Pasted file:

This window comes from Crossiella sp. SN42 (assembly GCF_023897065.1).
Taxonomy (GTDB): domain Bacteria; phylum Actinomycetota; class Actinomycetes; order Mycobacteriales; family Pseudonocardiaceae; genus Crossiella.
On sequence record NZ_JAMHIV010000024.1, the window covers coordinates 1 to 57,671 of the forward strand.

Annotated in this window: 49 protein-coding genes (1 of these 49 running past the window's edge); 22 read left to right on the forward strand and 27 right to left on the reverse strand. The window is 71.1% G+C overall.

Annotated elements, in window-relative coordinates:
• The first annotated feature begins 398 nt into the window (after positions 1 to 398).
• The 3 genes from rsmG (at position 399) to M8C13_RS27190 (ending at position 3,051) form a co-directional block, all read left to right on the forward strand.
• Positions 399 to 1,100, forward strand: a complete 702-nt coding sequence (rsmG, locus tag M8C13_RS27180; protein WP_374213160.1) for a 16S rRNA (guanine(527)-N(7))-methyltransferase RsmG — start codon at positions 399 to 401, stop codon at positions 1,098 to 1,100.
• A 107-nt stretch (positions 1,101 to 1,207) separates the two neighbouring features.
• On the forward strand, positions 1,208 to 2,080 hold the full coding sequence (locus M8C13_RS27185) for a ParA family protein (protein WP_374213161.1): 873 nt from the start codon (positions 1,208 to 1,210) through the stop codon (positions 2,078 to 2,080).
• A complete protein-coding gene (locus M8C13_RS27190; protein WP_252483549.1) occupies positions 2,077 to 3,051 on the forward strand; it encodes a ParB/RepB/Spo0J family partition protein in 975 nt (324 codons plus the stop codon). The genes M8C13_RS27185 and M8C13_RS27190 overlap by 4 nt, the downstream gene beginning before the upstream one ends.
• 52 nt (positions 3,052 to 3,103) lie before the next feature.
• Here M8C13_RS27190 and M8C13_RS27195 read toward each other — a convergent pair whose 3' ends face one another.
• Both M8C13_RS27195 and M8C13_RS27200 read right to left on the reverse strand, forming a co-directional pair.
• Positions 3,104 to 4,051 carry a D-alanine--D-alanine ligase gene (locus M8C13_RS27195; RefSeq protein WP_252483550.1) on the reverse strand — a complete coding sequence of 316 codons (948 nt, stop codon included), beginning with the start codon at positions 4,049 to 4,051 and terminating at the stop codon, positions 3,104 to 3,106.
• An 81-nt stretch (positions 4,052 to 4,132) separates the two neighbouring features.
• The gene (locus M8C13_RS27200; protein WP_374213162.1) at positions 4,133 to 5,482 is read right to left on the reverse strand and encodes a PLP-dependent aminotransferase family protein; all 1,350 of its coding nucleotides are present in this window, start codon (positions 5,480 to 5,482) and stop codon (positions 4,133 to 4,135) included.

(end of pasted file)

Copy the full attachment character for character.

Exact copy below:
This window comes from Crossiella sp. SN42 (assembly GCF_023897065.1).
Taxonomy (GTDB): domain Bacteria; phylum Actinomycetota; class Actinomycetes; order Mycobacteriales; family Pseudonocardiaceae; genus Crossiella.
On sequence record NZ_JAMHIV010000024.1, the window covers coordinates 1 to 57,671 of the forward strand.

Annotated in this window: 49 protein-coding genes (1 of these 49 running past the window's edge); 22 read left to right on the forward strand and 27 right to left on the reverse strand. The window is 71.1% G+C overall.

Annotated elements, in window-relative coordinates:
• The first annotated feature begins 398 nt into the window (after positions 1 to 398).
• The 3 genes from rsmG (at position 399) to M8C13_RS27190 (ending at position 3,051) form a co-directional block, all read left to right on the forward strand.
• Positions 399 to 1,100, forward strand: a complete 702-nt coding sequence (rsmG, locus tag M8C13_RS27180; protein WP_374213160.1) for a 16S rRNA (guanine(527)-N(7))-methyltransferase RsmG — start codon at positions 399 to 401, stop codon at positions 1,098 to 1,100.
• A 107-nt stretch (positions 1,101 to 1,207) separates the two neighbouring features.
• On the forward strand, positions 1,208 to 2,080 hold the full coding sequence (locus M8C13_RS27185) for a ParA family protein (protein WP_374213161.1): 873 nt from the start codon (positions 1,208 to 1,210) through the stop codon (positions 2,078 to 2,080).
• A complete protein-coding gene (locus M8C13_RS27190; protein WP_252483549.1) occupies positions 2,077 to 3,051 on the forward strand; it encodes a ParB/RepB/Spo0J family partition protein in 975 nt (324 codons plus the stop codon). The genes M8C13_RS27185 and M8C13_RS27190 overlap by 4 nt, the downstream gene beginning before the upstream one ends.
• 52 nt (positions 3,052 to 3,103) lie before the next feature.
• Here M8C13_RS27190 and M8C13_RS27195 read toward each other — a convergent pair whose 3' ends face one another.
• Both M8C13_RS27195 and M8C13_RS27200 read right to left on the reverse strand, forming a co-directional pair.
• Positions 3,104 to 4,051 carry a D-alanine--D-alanine ligase gene (locus M8C13_RS27195; RefSeq protein WP_252483550.1) on the reverse strand — a complete coding sequence of 316 codons (948 nt, stop codon included), beginning with the start codon at positions 4,049 to 4,051 and terminating at the stop codon, positions 3,104 to 3,106.
• An 81-nt stretch (positions 4,052 to 4,132) separates the two neighbouring features.
• The gene (locus M8C13_RS27200; protein WP_374213162.1) at positions 4,133 to 5,482 is read right to left on the reverse strand and encodes a PLP-dependent aminotransferase family protein; all 1,350 of its coding nucleotides are present in this window, start codon (positions 5,480 to 5,482) and stop codon (positions 4,133 to 4,135) included.